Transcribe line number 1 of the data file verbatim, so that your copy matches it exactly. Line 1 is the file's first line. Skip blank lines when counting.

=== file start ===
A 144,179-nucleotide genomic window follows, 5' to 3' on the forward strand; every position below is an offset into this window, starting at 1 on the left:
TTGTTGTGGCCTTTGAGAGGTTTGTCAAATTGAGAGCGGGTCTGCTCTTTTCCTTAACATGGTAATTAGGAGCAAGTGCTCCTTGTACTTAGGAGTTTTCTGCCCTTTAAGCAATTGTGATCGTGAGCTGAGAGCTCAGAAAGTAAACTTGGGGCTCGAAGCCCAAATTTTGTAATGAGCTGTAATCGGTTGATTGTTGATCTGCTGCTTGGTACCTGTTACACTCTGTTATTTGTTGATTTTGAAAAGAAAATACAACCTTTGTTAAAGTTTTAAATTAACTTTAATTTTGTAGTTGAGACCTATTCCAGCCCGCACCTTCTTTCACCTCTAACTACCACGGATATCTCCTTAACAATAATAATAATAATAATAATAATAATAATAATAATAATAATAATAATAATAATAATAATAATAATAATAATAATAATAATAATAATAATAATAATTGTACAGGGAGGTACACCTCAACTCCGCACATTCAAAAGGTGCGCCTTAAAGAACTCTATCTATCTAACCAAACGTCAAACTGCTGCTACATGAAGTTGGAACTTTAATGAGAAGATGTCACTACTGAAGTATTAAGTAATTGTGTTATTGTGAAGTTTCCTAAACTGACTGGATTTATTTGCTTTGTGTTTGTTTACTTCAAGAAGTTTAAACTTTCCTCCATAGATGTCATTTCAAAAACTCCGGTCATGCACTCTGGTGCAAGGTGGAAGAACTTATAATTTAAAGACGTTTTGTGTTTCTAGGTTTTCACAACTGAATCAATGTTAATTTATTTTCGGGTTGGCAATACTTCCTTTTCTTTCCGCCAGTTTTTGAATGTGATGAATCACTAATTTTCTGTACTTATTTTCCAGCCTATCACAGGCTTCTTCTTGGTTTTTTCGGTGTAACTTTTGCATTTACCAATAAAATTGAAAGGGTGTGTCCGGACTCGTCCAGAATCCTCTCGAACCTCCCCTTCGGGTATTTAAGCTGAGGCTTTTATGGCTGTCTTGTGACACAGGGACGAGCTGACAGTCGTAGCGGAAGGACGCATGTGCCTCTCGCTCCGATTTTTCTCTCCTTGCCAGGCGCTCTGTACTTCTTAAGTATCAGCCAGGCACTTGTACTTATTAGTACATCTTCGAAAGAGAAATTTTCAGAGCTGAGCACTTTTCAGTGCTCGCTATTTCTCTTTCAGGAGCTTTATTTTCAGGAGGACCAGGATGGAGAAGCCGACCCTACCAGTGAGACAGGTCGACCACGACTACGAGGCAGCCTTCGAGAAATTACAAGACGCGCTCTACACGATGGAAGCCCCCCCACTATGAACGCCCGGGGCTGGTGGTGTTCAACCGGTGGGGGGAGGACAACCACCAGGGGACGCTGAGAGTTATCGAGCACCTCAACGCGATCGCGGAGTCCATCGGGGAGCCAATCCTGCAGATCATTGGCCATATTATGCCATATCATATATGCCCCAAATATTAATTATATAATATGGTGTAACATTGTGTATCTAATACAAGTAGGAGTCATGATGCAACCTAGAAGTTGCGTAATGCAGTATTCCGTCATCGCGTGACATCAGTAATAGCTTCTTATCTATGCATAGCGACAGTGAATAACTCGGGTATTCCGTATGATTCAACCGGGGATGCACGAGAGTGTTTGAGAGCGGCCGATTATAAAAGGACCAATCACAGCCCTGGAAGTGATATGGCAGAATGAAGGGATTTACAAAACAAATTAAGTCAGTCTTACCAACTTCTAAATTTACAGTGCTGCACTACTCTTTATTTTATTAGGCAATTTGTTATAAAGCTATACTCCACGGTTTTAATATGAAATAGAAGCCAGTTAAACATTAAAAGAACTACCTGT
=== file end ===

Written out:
A 144,179-nucleotide genomic window follows, 5' to 3' on the forward strand; every position below is an offset into this window, starting at 1 on the left: